The share of income and wealth going to those at the very top, not just at
the 1 percent, but the .1 percent or the .01 percent of the population has
risen sharply over the last generation. Some are calling it a throwback to
the gilded age of the rubber barons.

And we`ve got to do a better job of getting our economy growing again and
producing results and renewing the American dream so that Americans feel
they have a stake in the future and that the economy and the political
system is not stacked against them.

Don`t let anybody tell you that, you know, it`s corporations and businesses
that create jobs.


STEELE: Oops. Clinton`s camp said she misspoke to that last one.

ELLISON: You think?

STEELE: As she meant to say tax breaks for corporations don`t create jobs.
I`d love to get into that discussion.

But, Sabrina, whose economy is she going to run on the Obama economy, she`s
going to run on her husband`s economy, or is she going to run an economy
that she hopes to create?

SIDDIQUI: Well, I think a lot of it will be on an economy she hopes to
create. But it hinges on what we were talking about earlier. Can the
Obama administration do enough next year to improve the standards of living
for those Americans who feel left out of this recovery? That poll I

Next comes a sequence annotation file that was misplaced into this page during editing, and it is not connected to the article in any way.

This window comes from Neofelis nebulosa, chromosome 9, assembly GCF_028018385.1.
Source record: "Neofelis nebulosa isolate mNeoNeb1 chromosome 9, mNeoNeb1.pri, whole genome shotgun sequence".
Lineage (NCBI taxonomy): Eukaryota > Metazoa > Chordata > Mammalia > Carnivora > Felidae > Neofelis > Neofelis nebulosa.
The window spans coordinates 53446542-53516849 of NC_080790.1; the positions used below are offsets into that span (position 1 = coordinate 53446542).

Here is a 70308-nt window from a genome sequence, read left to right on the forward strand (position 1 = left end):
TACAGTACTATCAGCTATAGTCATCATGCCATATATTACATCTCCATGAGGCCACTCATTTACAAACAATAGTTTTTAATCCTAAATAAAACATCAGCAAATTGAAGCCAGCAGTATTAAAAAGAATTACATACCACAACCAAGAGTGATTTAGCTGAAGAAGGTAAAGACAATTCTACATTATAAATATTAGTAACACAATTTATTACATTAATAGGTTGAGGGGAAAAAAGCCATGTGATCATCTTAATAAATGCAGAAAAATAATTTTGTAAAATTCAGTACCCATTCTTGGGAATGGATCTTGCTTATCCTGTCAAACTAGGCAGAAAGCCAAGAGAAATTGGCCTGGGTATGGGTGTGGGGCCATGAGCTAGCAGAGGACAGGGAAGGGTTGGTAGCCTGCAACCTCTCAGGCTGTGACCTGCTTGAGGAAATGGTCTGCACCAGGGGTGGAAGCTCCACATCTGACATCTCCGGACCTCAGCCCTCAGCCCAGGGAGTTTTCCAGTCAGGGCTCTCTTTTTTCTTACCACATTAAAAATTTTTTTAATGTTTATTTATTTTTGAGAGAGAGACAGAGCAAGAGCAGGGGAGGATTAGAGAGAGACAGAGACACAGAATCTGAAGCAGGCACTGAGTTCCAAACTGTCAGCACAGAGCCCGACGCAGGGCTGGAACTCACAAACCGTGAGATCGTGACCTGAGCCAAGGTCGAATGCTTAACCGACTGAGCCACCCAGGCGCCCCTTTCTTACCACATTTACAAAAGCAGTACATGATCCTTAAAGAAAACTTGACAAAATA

mentioned earlier, showed 18 percent of Americans feel they`re better off
today than a year ago, 29 percent feel like they`re worse off.

So, that is a significant problem for whoever the Democratic nominee for
president is in 2016, because it really dictates whether the Obama economy
will be a plus or a political liability.

STEELE: So, Charles, how do Republicans run against Clinton if she`s
running against the Obama economy?

ELLISON: I mean, they`re going to call her out, they`re going to see that
she`s trying to have it both ways and she`s trying to create a hybrid
economy. You know, another thing is she feels Elizabeth Warren kind of
nipping at her heels a bit. You know, another thing she said, she`s
feeling a little bit of Rand Paul. It`s because of sentiments out there
where people see the Dow going up, but still a lot of unemployment, still a
lot of low wages, growing income inequality gap.

You know, she`s trying to tap into that, seems a bit scripted and a little
bit staged.

STEELE: She`s going to be doing a whole lot of tap dancing.

ELLISON: And that`s what people got to call her out on that when it
happens and she`s providing them opportunities for them to do it.

STEELE: Well, we`ll see how much they call her out. Like I said, she`s
got a whole lot of tap dance she`s going to do.

The roundtable is staying with us, and when we return, Congressman Michael
Grimm`s resignation caps a year of scandal. What does it say about our